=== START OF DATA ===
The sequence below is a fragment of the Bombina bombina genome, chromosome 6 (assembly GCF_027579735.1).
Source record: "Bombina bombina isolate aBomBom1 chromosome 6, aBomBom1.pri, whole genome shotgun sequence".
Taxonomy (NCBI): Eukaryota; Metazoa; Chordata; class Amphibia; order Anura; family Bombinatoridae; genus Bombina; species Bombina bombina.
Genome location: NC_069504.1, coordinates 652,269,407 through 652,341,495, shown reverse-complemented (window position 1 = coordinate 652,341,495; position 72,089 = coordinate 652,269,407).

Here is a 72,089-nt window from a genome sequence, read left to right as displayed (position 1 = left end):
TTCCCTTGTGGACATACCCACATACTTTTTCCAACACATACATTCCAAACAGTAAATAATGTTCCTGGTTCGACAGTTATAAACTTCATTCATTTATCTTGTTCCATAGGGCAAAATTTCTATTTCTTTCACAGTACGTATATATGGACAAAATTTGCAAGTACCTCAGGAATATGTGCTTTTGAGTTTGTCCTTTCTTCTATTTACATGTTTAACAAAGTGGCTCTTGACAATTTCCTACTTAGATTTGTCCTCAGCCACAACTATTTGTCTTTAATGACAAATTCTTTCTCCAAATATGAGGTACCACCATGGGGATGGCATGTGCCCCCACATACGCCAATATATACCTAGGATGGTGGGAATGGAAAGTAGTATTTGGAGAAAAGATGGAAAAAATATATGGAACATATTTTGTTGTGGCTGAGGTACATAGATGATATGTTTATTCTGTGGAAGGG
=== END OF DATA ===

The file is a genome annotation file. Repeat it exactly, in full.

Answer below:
The sequence below is a fragment of the Bombina bombina genome, chromosome 6 (assembly GCF_027579735.1).
Source record: "Bombina bombina isolate aBomBom1 chromosome 6, aBomBom1.pri, whole genome shotgun sequence".
Taxonomy (NCBI): Eukaryota; Metazoa; Chordata; class Amphibia; order Anura; family Bombinatoridae; genus Bombina; species Bombina bombina.
Genome location: NC_069504.1, coordinates 652,269,407 through 652,341,495, shown reverse-complemented (window position 1 = coordinate 652,341,495; position 72,089 = coordinate 652,269,407).

Here is a 72,089-nt window from a genome sequence, read left to right as displayed (position 1 = left end):
TTCCCTTGTGGACATACCCACATACTTTTTCCAACACATACATTCCAAACAGTAAATAATGTTCCTGGTTCGACAGTTATAAACTTCATTCATTTATCTTGTTCCATAGGGCAAAATTTCTATTTCTTTCACAGTACGTATATATGGACAAAATTTGCAAGTACCTCAGGAATATGTGCTTTTGAGTTTGTCCTTTCTTCTATTTACATGTTTAACAAAGTGGCTCTTGACAATTTCCTACTTAGATTTGTCCTCAGCCACAACTATTTGTCTTTAATGACAAATTCTTTCTCCAAATATGAGGTACCACCATGGGGATGGCATGTGCCCCCACATACGCCAATATATACCTAGGATGGTGGGAATGGAAAGTAGTATTTGGAGAAAAGATGGAAAAAATATATGGAACATATTTTGTTGTGGCTGAGGTACATAGATGATATGTTTATTCTGTGGAAGGG